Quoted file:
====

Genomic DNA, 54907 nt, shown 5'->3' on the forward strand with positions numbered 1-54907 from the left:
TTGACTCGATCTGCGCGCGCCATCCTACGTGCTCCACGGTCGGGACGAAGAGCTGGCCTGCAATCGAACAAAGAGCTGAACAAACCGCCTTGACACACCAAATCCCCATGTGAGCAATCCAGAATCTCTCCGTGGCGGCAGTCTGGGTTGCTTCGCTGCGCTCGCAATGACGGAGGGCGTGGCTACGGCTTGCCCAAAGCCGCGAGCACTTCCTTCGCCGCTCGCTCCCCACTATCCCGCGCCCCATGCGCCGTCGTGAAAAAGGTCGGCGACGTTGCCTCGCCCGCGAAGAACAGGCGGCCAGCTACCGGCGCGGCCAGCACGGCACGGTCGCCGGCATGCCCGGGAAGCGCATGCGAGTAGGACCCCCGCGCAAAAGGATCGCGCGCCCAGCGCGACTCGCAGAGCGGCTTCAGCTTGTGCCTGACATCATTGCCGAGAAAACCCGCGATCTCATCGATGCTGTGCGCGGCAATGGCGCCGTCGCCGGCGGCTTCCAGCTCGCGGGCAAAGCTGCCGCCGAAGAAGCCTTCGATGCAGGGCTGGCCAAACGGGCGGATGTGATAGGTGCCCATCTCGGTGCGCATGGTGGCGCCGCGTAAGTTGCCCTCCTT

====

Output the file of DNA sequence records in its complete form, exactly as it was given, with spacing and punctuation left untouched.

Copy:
Genomic DNA, 54907 nt, shown 5'->3' on the forward strand with positions numbered 1-54907 from the left:
TTGACTCGATCTGCGCGCGCCATCCTACGTGCTCCACGGTCGGGACGAAGAGCTGGCCTGCAATCGAACAAAGAGCTGAACAAACCGCCTTGACACACCAAATCCCCATGTGAGCAATCCAGAATCTCTCCGTGGCGGCAGTCTGGGTTGCTTCGCTGCGCTCGCAATGACGGAGGGCGTGGCTACGGCTTGCCCAAAGCCGCGAGCACTTCCTTCGCCGCTCGCTCCCCACTATCCCGCGCCCCATGCGCCGTCGTGAAAAAGGTCGGCGACGTTGCCTCGCCCGCGAAGAACAGGCGGCCAGCTACCGGCGCGGCCAGCACGGCACGGTCGCCGGCATGCCCGGGAAGCGCATGCGAGTAGGACCCCCGCGCAAAAGGATCGCGCGCCCAGCGCGACTCGCAGAGCGGCTTCAGCTTGTGCCTGACATCATTGCCGAGAAAACCCGCGATCTCATCGATGCTGTGCGCGGCAATGGCGCCGTCGCCGGCGGCTTCCAGCTCGCGGGCAAAGCTGCCGCCGAAGAAGCCTTCGATGCAGGGCTGGCCAAACGGGCGGATGTGATAGGTGCCCATCTCGGTGCGCATGGTGGCGCCGCGTAAGTTGCCCTCCTT